Glutamate is the most abundant CNS excitatory molecule and the main neurotransmitter in mammalian brain (Rose et al., 2018). Glutamate excites nerve cells, especially neurons, thus playing a key role in cell signaling (Zhou and Danbolt, 2014). Glutamate is known to be active in several brain processes, such as cognition, memory and learning. In addition, it plays an important role in the induction and elimination of synapses and contributes to cell migration, differentiation and death (Danbolt, 2001). Glutamate also participates in the synthesis of proteins, peptides, and purines (Hackett and Ueda, 2015) and plays a fundamental role in amino acid metabolism (Skytt et al., 2012). Glutamate signaling has been extensively studied, especially due to its vital role in brain normal function and due to its association with pathologies that affect the CNS (Fang et al., 2012; Lewerenz and Maher, 2015).

Glutamate is stored in vesicles at the presynaptic terminal through the action of vesicular glutamate transporters (vGLUTs) and released in the synaptic cleft after presynaptic membrane depolarization. When glutamate is released, it binds to ionotropic glutamate receptors (iGluRs), such as N-methyl-D-aspartate (NMDA) receptors, α-amino-3-hydroxy-5-methyl-4-isoxazole propionic acid (AMPA) receptors, kainate receptors and metabotropic receptors on the postsynaptic membrane, as well as metabotropic receptors on the presynaptic membrane (Reiner and Levitz, 2018). This depolarization excites the postsynaptic neuron, generating an action potential in the axon to carry the nerve signal (Zhou and Danbolt, 2014; Lewerenz and Maher, 2015; Hayashi, 2018).

The interaction of glutamate with its specific receptors produces postsynaptic excitatory potentials in a precise and controlled manner (Danbolt, 2001; Reiner and Levitz, 2018). The glutamate extracellular concentrations must be well controlled because high glutamate concentrations excessively activate its receptors, generating oxidative stress that may lead to cell death, a process known as excitotoxicity, which impairs both neurons and glial cells (Zhou and Danbolt, 2013, 2014; Stojanovic et al., 2014), causing synaptic transmission dysfunction and interfering in synaptic plasticity (Pál, 2018). For such modulation, glutamate concentrations are controlled by astrocytes through cellular reuptake since these cells present specific proteins in their cell membranes that take up free glutamate as we discuss below (Danbolt, 2001; Larsson et al., 2004; Benarroch, 2010). Glutamate present in the extracellular space cannot be metabolized by any other mechanism (Zhou and Danbolt, 2013). Therefore, astrocytes are essential in the modulation of the glutamatergic system, and any impairment in their highly coordinated action may contribute to the onset of pathologies (Miladinovic et al., 2015).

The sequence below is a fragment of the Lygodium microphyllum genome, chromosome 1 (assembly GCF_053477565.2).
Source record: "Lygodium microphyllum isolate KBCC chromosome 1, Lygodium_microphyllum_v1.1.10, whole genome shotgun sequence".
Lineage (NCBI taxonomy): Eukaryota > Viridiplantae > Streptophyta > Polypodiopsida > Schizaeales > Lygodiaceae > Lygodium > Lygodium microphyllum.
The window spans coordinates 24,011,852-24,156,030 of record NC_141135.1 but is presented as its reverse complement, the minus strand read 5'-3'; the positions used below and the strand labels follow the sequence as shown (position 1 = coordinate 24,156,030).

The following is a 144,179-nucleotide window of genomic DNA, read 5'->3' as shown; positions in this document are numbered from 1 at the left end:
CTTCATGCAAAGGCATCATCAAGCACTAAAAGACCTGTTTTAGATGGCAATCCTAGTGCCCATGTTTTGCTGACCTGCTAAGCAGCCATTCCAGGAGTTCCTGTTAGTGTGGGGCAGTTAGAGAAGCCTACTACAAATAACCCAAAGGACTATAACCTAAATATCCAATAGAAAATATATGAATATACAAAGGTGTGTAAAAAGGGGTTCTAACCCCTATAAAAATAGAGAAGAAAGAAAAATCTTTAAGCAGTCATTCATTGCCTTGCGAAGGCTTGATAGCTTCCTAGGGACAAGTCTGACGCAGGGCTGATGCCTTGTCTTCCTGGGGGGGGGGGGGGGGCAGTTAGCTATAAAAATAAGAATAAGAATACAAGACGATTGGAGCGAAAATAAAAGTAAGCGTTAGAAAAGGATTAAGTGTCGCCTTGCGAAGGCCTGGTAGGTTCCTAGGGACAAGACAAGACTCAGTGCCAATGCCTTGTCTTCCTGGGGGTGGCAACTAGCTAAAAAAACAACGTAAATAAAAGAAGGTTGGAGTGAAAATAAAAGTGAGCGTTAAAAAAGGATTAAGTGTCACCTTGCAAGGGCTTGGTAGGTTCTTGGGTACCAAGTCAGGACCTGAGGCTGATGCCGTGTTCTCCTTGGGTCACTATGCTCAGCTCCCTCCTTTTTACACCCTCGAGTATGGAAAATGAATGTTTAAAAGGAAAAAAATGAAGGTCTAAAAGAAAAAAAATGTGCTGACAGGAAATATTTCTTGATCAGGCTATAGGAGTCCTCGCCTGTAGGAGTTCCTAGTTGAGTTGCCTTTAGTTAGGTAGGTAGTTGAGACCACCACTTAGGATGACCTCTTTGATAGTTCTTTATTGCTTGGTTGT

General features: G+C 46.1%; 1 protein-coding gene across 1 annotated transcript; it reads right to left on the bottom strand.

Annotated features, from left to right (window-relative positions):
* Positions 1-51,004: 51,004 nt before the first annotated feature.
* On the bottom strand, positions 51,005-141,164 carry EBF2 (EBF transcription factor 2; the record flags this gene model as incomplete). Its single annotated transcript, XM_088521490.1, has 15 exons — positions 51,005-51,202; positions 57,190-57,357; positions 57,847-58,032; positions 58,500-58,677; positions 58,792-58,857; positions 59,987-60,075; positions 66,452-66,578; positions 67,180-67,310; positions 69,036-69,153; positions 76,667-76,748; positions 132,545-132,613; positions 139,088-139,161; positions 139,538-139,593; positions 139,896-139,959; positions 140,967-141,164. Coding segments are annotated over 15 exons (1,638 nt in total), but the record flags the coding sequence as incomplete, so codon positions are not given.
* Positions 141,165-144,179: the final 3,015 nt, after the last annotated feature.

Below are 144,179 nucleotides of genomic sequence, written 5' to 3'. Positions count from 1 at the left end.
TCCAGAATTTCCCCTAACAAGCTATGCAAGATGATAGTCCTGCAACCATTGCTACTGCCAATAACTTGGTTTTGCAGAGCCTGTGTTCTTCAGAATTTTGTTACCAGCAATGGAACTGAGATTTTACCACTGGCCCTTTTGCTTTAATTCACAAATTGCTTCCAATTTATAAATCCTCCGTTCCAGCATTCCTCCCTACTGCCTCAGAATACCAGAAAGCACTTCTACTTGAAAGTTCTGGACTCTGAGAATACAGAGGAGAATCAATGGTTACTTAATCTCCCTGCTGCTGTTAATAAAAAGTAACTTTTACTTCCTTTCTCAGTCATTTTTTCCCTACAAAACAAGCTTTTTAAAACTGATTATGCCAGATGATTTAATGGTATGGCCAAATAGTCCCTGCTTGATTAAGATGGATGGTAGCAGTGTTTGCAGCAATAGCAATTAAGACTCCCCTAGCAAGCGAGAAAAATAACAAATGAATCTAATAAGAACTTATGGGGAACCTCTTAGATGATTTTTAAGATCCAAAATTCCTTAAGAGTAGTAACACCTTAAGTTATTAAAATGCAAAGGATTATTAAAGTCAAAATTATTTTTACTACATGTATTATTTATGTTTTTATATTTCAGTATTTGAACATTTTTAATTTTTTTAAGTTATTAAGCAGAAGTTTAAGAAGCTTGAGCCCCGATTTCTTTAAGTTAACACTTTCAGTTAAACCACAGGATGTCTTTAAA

Astrocytes and Glutamate Transporters

Astrocytes express EAATs in their cell membranes, which are also known as glutamate transporters (Lewerenz and Maher, 2015; Al Awabdh et al., 2016). These transporters can retain excess glutamate from the extracellular space inside the cell, thus potentially avoiding excitotoxicity (Gasparini and Griffiths, 2013). Therefore, they transport glutamate in cells against their intra- and extracellular concentration gradients, contributing to the low extracellular glutamate concentration (Lewerenz and Maher, 2015; Underhill et al., 2015; Gutiérrez Aguilar et al., 2017). Glutamate transporters also contribute to physiological synaptic plasticity and function (Rose et al., 2018) and can function as chloride channels (Wadiche et al., 1995a,b; Wadiche and Kavanaugh, 1998) and water transporters (MacAulay et al., 2001, 2004). Five glutamate transporters belonging to the solute-1 carrier family have been identified (Benarroch, 2010; Jiang and Amara, 2011). These transporters are expressed in various tissues, but their main contribution is control of excitatory neurotransmission in brain tissue (Grewer et al., 2014). EAAT1 and EAAT2 are highly expressed in astrocytes, EAAT3 is expressed in neurons (Lewerenz and Maher, 2015; Hayashi, 2018; Schousboe, 2018), EAAT4 is present in the dendritic spines of Purkinje cerebellar cells, and EAAT5 is the retinal glutamate transporter (Gutiérrez Aguilar et al., 2017; Pál, 2018).